These essential realities of class relations in Europe and internationally have exposed the political bankruptcy of Syriza. In coalition with the right-wing Independent Greeks, Syriza, which speaks for sections of the bourgeoisie and privileged upper-middle class layers, has based its entire perspective on appealing for a more reasonable and manageable repayment agenda—while pledging to defend Greek capitalism and its place in the EU and Eurozone.
According to press reports, Greece’s latest request was scheduled to be submitted on Wednesday, but was held back by Athens in order to ensure that it was worded in a manner acceptable to the Eurogroup.
According to sources, it is based on the document authored by Pierre Moscovici, economic chief of the European Commission, which Greek Finance Minister Yanis Varoufakis said on Monday he was prepared to sign.
At Monday’s meeting of euro zone finance ministers in Brussels, the Moscovici document was withdrawn and replaced with another from Eurogroup head Jeroen Dijsselbloem demanding that Greece remain within the previous austerity agreement and impose further cuts.
On Wednesday, Varoufakis spoke by telephone with US Treasury Secretary Jack Lew seeking support. But Lew only called on Greece to "find a constructive path forward in partnership" with its creditors.
To back up its case, on Wednesday, the Greek government released documents outlining its negotiating positions and citing statements made by Varoufakis at the last two Eurogroup meetings.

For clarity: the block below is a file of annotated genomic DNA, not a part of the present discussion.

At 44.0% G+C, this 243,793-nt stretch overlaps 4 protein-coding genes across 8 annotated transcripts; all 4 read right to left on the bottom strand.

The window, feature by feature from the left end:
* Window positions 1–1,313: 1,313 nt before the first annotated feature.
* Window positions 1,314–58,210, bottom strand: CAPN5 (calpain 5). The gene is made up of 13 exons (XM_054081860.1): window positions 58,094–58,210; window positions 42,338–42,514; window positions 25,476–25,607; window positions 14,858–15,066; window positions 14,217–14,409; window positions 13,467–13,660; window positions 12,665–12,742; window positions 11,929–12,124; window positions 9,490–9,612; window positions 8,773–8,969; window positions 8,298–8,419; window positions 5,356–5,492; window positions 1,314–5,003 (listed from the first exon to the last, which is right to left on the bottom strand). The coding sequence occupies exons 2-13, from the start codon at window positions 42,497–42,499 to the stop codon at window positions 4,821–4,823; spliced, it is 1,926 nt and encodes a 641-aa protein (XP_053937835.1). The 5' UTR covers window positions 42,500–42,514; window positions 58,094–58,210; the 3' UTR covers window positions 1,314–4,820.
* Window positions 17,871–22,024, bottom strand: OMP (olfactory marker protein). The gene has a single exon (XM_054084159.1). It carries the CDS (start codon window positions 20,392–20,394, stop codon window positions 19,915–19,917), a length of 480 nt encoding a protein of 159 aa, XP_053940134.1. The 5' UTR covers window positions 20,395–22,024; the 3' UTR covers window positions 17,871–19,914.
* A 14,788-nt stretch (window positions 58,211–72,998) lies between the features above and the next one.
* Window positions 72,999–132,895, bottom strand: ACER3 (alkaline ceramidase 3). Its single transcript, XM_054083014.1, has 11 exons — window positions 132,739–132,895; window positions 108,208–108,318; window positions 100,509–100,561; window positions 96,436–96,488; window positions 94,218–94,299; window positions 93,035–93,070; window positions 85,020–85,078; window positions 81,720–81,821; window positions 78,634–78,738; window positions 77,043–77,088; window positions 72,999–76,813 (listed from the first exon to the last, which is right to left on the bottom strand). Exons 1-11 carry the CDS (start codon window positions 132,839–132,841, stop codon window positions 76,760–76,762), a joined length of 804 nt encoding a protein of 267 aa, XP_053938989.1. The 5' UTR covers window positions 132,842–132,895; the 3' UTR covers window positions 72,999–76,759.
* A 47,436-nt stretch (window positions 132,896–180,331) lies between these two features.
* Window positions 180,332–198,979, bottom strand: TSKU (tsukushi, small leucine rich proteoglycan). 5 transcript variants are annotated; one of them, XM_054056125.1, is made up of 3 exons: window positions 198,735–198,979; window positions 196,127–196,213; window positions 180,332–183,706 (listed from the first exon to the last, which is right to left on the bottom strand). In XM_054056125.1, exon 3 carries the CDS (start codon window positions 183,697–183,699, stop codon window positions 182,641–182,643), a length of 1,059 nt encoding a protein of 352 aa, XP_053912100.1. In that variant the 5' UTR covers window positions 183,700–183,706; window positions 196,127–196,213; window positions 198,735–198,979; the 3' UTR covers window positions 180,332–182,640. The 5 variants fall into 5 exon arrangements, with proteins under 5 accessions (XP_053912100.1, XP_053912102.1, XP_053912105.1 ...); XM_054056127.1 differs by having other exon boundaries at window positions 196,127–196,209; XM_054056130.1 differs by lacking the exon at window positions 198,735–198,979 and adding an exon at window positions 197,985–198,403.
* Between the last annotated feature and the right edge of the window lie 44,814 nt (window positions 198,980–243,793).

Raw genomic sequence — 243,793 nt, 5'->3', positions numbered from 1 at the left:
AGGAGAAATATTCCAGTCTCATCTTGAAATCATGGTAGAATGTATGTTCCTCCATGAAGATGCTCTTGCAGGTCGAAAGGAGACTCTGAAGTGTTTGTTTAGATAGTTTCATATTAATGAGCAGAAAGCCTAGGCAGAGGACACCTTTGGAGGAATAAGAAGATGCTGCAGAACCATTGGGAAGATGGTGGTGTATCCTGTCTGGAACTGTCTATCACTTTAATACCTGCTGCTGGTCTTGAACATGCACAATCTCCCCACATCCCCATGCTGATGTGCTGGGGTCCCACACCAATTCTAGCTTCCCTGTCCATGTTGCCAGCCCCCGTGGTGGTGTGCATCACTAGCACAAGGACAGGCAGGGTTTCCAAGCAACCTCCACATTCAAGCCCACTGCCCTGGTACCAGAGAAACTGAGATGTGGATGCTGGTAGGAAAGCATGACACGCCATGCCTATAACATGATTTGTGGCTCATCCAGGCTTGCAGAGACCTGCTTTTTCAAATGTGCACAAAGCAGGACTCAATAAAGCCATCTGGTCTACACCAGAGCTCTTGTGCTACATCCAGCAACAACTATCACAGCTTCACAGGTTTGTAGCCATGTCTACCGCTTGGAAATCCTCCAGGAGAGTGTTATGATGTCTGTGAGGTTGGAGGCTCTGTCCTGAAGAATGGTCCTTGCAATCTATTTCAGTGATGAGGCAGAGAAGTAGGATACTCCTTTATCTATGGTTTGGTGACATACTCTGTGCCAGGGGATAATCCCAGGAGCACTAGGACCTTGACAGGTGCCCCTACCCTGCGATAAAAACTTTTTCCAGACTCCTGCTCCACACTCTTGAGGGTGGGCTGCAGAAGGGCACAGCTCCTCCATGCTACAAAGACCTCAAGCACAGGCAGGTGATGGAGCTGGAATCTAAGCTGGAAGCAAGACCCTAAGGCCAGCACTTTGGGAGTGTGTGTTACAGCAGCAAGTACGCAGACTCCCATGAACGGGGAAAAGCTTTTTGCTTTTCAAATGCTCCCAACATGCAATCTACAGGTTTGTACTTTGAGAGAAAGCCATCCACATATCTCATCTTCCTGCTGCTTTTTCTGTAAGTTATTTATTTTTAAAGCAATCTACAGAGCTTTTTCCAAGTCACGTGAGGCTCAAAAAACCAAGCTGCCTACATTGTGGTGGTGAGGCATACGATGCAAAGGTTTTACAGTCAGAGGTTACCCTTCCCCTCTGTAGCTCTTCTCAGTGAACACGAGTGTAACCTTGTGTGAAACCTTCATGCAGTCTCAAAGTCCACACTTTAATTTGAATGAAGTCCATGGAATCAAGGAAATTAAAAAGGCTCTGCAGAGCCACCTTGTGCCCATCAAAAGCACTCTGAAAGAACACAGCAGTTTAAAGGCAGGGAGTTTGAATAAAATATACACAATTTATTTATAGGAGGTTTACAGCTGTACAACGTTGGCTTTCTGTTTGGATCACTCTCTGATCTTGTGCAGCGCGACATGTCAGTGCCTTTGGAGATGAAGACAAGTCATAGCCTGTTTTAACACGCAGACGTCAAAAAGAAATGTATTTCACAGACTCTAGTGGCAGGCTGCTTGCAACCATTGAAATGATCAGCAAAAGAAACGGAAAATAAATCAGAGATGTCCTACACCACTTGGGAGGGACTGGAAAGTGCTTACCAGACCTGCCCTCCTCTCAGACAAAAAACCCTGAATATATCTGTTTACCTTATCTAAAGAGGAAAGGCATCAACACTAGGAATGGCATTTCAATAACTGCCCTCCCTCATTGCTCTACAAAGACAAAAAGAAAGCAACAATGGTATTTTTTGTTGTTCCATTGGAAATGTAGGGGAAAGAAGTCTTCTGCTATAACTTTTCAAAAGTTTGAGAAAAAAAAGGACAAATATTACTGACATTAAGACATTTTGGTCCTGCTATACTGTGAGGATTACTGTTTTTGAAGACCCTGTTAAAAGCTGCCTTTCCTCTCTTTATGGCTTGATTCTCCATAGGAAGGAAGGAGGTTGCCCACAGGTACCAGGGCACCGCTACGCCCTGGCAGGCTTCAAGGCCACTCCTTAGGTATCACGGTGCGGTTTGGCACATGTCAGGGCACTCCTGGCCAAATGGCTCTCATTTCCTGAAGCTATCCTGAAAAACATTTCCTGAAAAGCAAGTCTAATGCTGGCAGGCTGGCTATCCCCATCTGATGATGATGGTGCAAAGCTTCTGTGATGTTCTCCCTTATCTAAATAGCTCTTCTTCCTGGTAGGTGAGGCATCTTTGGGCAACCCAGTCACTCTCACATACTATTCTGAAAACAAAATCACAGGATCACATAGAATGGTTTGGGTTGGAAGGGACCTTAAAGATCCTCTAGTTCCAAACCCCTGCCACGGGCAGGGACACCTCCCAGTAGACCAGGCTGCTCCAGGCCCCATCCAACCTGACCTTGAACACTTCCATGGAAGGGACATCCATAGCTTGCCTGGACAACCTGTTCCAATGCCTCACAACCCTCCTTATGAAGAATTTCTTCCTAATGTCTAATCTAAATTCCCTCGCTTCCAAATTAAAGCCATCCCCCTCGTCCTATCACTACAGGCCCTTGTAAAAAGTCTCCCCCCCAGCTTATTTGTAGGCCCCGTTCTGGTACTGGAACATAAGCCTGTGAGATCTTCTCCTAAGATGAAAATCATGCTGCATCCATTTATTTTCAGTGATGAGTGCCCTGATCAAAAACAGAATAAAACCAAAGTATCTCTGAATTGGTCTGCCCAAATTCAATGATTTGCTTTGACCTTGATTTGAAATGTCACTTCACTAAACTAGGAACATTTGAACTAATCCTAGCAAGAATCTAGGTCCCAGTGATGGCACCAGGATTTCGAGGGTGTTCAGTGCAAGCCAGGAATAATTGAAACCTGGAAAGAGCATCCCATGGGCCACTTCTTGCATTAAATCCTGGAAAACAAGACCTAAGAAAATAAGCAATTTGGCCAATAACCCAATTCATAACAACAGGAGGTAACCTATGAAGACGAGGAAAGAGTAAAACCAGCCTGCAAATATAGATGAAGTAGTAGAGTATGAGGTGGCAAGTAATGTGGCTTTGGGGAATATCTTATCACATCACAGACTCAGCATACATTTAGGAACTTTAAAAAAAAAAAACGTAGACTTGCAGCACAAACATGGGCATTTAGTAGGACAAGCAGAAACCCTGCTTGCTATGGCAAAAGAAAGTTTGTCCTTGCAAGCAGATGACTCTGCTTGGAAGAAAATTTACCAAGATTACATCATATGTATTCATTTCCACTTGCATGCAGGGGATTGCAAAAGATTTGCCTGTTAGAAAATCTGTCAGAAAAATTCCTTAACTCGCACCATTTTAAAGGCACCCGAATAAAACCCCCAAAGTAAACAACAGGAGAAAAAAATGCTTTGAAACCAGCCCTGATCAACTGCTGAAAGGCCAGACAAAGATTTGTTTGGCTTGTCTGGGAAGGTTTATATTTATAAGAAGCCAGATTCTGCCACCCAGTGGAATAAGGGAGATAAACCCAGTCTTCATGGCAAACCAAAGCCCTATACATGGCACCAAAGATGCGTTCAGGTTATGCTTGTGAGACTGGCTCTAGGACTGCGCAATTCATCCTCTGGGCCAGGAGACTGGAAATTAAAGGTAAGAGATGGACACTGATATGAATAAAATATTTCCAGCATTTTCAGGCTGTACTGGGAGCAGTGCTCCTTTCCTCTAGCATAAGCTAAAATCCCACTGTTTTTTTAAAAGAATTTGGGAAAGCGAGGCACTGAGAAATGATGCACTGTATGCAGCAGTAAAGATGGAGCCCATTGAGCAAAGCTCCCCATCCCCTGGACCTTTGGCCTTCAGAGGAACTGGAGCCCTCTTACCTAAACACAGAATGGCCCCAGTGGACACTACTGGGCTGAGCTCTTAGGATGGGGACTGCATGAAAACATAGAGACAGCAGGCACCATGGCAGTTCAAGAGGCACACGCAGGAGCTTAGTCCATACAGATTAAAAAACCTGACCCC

In his presentation to the February 11 Eurogroup meeting, Varoufakis stressed that Syriza understood the austerity measures already in place in Greece would be permanent. “Greece has made a vast adjustment over the past five years at immense social cost” he said. “The new government takes this adjustment as its point of departure.”
Addressing concerns that Syriza might implement a few reforms partially reversing austerity measures in place involving privatisations, the firing of public sector workers, the slashing of pensions and cuts in the minimum wage, Varoufakis explained that, regarding privatizations, “we are ready and willing to evaluate each and every project on its merits alone.” He went on to insist that “foreign direct investment will be encouraged.”
On the promised reinstatement of laid-off state employees, Varoufakis told the Eurogroup meeting that just 2,013 workers would be rehired, and promised that this “tiny number” would “have no adverse effect on competitiveness and no fiscal bearing as [the reinstatements] will be paid for entirely by other savings in the state budget.”
He said the “restoration of the pension cuts we announced concern pensioners living at or below the poverty line and comes up to less than 2 euros per day per eligible pensioner—a grand total of around 9.5 million.”
On the minimum wage, Syriza is proposing only a return to the level prior to the launching of austerity measures, but he assured the finance ministers the “government will phase in its restoration to the 2012 level gradually, from September onward,” and only “after consultation with employers and trades unions.” It would apply, moreover, “only to the private sector.”
“Some of you... were displeased by the victory of a left-wing, a radical left-wing party. To them I have this to say: It would be a lost opportunity to see us as adversaries. We are dedicated Europeanists.”
The Eurogroup rejected these miserable proposals because it will not allow anything to be legislated in Greece, or anywhere else, that impinges on the ongoing transfer of wealth from the poor to the rich. The Daily Telegraph summed up the position of the ruling elite when it lauded Lithuania, calling it “the euro zone’s newest member… where the minimum wage is €300 per month,” contrasting this with Syriza’s pledge to “increase the Greek minimum wage to €751 per month.”